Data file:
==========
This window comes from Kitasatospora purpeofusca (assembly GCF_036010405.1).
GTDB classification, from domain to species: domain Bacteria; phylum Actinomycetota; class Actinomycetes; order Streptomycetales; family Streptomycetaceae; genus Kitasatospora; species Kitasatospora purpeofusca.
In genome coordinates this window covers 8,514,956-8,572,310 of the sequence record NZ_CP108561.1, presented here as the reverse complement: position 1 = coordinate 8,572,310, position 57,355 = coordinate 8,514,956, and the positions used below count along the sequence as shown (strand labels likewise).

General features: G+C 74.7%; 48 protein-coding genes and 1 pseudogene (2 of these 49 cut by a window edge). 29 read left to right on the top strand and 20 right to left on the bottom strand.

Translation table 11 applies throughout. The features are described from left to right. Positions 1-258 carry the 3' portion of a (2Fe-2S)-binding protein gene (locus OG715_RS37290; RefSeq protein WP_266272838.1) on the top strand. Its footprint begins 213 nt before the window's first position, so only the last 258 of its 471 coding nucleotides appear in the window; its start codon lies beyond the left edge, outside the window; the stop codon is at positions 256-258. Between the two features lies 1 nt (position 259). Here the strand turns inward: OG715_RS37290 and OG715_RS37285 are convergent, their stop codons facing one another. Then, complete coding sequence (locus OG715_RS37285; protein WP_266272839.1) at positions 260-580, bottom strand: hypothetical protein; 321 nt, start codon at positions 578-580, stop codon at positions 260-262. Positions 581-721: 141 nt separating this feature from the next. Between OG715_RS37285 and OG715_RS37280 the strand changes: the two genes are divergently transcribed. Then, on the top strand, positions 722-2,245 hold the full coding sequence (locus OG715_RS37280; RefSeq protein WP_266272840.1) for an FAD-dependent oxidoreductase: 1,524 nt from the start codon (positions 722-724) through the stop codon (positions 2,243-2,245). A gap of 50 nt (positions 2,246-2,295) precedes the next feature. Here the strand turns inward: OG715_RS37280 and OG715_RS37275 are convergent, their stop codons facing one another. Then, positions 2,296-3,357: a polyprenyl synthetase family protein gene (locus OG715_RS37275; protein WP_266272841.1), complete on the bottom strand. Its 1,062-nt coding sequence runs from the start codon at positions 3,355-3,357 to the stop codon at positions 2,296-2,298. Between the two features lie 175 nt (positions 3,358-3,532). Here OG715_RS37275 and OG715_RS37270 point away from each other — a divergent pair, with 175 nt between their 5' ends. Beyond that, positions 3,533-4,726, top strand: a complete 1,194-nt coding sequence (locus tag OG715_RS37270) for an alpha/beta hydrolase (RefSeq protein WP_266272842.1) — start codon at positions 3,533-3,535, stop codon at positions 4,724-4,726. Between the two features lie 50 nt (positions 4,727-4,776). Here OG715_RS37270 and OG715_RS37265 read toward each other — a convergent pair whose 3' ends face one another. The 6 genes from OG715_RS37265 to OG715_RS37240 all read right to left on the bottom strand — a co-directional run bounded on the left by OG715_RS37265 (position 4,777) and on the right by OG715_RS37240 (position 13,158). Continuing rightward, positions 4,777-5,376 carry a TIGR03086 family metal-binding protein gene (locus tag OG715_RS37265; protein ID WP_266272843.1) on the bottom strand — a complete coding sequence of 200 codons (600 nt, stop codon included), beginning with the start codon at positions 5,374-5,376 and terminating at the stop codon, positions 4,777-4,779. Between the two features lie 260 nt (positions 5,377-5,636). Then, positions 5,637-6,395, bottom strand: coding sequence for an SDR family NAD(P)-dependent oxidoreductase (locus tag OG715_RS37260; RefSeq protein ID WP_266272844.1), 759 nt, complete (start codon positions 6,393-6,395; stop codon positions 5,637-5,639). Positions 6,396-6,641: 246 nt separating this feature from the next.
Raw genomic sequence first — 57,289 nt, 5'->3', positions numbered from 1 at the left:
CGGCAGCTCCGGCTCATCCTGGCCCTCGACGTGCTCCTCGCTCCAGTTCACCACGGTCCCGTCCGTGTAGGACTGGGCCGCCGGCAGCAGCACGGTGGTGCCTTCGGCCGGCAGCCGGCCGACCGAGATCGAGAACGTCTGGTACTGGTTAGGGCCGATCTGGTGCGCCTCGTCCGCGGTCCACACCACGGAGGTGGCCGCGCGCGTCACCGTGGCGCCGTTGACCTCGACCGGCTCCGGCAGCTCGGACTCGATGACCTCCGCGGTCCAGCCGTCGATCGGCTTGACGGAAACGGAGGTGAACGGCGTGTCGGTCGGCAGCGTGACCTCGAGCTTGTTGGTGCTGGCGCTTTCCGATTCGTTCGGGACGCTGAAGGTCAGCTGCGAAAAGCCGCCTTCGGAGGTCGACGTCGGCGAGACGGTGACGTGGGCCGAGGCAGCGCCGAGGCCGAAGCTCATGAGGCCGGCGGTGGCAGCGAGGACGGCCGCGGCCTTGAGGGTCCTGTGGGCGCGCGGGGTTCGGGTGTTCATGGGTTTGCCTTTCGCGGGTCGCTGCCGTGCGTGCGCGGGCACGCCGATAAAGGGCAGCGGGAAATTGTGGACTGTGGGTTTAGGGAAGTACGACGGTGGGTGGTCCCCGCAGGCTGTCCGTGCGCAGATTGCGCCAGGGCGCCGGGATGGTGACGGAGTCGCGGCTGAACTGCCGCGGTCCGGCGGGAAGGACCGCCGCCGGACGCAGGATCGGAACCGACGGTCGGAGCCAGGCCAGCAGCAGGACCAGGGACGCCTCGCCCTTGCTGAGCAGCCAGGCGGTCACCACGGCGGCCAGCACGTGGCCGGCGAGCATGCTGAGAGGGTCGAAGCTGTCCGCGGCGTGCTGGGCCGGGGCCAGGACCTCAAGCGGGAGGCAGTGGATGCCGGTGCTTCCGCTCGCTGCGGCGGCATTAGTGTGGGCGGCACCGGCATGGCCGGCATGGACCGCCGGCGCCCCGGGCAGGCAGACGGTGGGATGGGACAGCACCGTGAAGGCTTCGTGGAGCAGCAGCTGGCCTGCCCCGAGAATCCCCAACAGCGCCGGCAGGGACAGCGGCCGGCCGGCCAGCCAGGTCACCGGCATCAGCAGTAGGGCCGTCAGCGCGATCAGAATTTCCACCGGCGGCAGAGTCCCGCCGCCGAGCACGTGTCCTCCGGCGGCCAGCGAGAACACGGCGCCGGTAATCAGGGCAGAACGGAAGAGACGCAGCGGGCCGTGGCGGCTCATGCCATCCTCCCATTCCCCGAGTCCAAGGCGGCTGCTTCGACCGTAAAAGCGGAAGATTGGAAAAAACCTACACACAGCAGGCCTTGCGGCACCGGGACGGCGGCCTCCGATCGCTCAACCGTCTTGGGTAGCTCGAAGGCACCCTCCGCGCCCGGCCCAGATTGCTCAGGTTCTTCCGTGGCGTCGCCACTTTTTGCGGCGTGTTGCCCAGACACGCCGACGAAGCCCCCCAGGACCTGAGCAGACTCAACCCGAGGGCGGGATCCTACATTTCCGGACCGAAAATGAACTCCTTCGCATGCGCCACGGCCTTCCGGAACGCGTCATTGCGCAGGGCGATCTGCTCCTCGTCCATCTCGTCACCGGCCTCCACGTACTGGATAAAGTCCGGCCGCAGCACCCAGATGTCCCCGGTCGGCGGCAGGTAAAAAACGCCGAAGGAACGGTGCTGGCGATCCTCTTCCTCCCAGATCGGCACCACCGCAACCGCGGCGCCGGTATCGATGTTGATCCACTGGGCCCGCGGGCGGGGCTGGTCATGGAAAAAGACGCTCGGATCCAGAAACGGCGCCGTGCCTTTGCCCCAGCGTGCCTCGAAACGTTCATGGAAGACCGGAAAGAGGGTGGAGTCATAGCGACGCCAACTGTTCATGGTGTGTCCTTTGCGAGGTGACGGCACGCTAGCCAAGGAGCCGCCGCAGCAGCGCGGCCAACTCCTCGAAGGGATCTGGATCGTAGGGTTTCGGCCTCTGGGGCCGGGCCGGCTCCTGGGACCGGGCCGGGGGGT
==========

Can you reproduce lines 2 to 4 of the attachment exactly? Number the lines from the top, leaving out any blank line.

GTDB classification, from domain to species: domain Bacteria; phylum Actinomycetota; class Actinomycetes; order Streptomycetales; family Streptomycetaceae; genus Kitasatospora; species Kitasatospora purpeofusca.
In genome coordinates this window covers 8,514,956-8,572,310 of the sequence record NZ_CP108561.1, presented here as the reverse complement: position 1 = coordinate 8,572,310, position 57,355 = coordinate 8,514,956, and the positions used below count along the sequence as shown (strand labels likewise).

General features: G+C 74.7%; 48 protein-coding genes and 1 pseudogene (2 of these 49 cut by a window edge). 29 read left to right on the top strand and 20 right to left on the bottom strand.